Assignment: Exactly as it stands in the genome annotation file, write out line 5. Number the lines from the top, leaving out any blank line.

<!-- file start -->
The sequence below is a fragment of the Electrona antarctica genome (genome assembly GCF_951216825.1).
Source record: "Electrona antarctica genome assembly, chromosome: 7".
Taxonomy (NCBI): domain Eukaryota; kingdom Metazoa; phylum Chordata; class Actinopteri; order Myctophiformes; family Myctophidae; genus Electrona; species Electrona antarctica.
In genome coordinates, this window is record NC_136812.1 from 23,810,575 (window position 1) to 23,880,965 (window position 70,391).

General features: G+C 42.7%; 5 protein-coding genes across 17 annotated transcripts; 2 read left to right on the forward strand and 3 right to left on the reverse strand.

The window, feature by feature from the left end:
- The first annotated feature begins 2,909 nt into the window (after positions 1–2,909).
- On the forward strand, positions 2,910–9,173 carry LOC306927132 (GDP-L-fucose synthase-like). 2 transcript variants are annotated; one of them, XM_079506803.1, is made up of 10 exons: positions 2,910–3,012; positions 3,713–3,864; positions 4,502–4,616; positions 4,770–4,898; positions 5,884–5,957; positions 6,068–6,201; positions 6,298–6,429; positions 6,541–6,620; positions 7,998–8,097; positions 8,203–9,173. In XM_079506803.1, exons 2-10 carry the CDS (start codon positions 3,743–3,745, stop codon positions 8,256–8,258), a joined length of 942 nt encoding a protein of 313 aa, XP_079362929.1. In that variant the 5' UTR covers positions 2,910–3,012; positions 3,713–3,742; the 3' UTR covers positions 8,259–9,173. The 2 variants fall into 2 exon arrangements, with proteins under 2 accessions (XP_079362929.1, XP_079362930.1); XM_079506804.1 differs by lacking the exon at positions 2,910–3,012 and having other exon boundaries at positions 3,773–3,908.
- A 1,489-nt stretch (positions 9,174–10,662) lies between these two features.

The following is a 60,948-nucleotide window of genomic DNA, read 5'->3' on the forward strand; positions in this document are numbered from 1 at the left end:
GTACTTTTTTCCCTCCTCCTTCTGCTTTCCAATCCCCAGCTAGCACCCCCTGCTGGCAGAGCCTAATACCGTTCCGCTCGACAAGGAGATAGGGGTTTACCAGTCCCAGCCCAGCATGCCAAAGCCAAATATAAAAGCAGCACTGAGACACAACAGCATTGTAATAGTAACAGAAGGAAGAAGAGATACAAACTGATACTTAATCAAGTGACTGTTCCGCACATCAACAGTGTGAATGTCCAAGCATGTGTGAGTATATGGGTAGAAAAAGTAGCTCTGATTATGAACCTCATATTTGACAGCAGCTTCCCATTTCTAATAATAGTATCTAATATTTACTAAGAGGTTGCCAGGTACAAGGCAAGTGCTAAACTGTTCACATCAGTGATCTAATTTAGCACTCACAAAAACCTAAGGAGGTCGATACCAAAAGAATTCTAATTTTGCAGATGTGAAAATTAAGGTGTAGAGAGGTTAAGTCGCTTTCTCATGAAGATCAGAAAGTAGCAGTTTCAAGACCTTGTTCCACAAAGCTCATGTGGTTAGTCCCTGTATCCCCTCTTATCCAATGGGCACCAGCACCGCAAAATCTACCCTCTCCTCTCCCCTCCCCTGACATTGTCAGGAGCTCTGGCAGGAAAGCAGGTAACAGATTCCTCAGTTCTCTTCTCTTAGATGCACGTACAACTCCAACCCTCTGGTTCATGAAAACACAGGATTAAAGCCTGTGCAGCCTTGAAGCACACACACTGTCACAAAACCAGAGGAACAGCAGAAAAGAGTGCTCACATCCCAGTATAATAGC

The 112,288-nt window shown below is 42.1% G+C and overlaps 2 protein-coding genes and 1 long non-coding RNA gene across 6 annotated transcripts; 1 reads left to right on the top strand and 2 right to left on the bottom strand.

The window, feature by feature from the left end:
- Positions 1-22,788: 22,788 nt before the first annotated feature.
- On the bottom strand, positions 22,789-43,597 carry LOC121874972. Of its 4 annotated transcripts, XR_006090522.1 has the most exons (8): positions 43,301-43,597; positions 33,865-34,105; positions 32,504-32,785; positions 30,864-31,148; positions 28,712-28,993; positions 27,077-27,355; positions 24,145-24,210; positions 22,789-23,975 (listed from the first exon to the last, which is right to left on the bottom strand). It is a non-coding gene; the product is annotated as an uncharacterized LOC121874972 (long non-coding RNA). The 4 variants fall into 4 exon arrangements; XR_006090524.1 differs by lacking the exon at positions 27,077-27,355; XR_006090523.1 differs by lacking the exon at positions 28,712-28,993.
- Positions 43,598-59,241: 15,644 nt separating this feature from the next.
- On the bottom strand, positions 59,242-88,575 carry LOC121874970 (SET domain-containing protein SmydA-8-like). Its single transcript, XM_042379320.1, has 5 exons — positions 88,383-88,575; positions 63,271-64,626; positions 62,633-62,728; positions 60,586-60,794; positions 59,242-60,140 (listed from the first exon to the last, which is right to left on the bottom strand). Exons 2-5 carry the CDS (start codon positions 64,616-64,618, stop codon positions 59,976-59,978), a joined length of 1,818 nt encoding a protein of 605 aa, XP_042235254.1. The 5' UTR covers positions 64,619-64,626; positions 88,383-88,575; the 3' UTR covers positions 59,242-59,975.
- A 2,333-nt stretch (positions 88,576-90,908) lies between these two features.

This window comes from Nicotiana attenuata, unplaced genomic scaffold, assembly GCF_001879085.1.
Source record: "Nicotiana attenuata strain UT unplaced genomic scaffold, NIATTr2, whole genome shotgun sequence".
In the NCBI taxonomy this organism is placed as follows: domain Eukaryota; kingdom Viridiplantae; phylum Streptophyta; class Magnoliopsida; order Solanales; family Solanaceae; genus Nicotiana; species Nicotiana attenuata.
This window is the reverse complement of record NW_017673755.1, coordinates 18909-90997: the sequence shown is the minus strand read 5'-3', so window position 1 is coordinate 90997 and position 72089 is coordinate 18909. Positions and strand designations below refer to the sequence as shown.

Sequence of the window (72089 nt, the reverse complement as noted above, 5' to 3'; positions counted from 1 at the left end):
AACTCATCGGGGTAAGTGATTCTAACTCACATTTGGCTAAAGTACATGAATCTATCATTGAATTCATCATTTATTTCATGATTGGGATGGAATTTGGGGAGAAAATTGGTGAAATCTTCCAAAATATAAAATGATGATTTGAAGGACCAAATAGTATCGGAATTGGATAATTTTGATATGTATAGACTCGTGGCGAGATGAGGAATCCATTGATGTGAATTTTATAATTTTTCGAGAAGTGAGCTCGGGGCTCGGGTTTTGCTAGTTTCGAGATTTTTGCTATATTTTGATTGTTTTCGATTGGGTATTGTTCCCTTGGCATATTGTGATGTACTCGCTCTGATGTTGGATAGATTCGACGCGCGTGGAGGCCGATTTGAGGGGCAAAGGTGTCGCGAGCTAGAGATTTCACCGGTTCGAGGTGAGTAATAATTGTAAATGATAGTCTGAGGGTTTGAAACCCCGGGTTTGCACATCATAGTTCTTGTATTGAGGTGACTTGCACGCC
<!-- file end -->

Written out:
General features: G+C 42.7%; 5 protein-coding genes across 17 annotated transcripts; 2 read left to right on the forward strand and 3 right to left on the reverse strand.